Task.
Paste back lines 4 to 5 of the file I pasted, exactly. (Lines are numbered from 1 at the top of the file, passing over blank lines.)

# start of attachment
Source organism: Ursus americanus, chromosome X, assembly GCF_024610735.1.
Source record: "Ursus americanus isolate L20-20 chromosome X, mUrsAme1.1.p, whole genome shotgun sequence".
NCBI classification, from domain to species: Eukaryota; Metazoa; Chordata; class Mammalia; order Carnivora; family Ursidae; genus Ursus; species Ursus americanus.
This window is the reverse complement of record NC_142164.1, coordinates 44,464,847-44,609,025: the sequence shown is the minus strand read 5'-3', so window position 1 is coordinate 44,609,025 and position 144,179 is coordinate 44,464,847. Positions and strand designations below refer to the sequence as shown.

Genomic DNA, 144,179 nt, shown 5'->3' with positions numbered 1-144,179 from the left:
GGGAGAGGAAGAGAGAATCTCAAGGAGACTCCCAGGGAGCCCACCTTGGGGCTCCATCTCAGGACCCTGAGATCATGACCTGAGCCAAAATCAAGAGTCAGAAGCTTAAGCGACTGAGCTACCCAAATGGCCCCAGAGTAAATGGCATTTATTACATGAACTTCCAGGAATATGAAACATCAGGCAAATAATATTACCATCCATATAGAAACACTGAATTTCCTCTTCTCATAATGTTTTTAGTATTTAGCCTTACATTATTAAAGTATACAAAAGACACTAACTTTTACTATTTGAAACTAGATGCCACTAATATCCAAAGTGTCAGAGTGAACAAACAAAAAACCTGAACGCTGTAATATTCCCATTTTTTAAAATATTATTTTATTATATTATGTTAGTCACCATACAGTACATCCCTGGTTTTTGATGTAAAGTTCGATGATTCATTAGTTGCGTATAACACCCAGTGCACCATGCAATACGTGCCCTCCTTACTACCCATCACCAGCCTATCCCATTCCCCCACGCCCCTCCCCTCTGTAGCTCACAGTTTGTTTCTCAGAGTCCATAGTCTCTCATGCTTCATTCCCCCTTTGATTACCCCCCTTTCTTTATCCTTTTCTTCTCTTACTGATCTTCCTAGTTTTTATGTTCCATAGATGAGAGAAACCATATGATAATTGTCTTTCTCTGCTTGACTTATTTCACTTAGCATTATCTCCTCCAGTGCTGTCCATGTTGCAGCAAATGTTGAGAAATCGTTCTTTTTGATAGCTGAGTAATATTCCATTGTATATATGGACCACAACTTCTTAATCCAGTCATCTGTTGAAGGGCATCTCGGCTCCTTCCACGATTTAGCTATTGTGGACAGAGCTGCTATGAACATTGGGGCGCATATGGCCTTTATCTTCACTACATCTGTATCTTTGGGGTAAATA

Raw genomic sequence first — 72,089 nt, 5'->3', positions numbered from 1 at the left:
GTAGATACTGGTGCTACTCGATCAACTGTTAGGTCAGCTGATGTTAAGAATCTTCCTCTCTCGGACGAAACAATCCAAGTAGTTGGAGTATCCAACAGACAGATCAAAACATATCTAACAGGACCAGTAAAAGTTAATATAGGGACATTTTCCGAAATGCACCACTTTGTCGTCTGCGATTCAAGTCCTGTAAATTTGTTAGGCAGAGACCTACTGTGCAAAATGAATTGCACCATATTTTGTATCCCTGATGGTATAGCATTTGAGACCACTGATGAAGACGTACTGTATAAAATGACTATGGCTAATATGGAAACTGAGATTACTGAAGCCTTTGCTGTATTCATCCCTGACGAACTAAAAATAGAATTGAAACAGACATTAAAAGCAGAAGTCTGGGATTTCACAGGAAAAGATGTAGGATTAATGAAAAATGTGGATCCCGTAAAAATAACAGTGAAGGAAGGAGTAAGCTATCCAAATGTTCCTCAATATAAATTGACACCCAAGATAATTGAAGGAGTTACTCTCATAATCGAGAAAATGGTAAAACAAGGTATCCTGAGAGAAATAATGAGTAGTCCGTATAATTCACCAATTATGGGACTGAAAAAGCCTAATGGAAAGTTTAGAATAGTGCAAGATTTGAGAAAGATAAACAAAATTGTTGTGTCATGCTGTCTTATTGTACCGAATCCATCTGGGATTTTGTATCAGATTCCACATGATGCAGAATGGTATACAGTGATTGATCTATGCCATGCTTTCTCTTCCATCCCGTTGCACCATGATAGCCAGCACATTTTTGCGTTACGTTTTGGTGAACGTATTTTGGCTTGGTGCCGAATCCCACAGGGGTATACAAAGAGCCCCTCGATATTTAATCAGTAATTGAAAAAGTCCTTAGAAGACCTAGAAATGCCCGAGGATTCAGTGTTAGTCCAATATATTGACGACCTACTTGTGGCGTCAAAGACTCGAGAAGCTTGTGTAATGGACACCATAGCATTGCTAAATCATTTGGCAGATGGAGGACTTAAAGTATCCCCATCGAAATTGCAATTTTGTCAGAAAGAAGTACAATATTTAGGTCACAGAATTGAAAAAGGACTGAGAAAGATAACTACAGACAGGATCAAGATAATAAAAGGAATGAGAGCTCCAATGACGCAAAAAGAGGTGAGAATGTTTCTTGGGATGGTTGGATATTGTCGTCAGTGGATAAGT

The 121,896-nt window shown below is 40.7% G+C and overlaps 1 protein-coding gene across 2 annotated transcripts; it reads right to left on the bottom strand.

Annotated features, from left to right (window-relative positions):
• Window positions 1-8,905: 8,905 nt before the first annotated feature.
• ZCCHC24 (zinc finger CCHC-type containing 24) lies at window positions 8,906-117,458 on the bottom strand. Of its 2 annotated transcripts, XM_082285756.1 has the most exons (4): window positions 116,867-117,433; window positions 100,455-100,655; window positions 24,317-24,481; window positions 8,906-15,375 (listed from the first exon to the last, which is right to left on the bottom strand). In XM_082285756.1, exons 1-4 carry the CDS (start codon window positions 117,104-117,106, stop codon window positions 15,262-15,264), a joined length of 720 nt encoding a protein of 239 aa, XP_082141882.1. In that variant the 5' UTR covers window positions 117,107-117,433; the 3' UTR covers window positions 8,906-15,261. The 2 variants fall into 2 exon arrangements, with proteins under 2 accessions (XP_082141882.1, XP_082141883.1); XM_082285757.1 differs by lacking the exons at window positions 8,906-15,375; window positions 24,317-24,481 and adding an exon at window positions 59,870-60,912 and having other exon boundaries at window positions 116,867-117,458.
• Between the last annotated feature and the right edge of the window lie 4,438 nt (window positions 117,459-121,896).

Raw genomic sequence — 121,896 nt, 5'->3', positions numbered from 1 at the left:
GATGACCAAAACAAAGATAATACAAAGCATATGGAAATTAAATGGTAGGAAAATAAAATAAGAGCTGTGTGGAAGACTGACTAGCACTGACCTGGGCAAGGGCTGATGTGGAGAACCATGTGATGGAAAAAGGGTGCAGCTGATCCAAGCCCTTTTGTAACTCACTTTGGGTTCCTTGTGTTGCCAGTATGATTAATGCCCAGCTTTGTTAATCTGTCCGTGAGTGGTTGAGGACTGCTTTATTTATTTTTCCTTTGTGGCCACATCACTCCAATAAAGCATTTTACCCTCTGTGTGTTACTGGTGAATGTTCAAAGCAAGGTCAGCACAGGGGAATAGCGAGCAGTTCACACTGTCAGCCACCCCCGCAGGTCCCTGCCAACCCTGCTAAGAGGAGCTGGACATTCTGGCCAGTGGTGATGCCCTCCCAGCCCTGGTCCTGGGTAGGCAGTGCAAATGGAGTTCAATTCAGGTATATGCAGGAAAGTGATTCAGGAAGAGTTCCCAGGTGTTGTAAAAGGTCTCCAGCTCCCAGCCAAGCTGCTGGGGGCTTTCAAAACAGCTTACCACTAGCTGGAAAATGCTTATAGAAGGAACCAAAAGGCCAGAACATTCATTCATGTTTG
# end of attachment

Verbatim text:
This window is the reverse complement of record NC_142164.1, coordinates 44,464,847-44,609,025: the sequence shown is the minus strand read 5'-3', so window position 1 is coordinate 44,609,025 and position 144,179 is coordinate 44,464,847. Positions and strand designations below refer to the sequence as shown.

Genomic DNA, 144,179 nt, shown 5'->3' with positions numbered 1-144,179 from the left: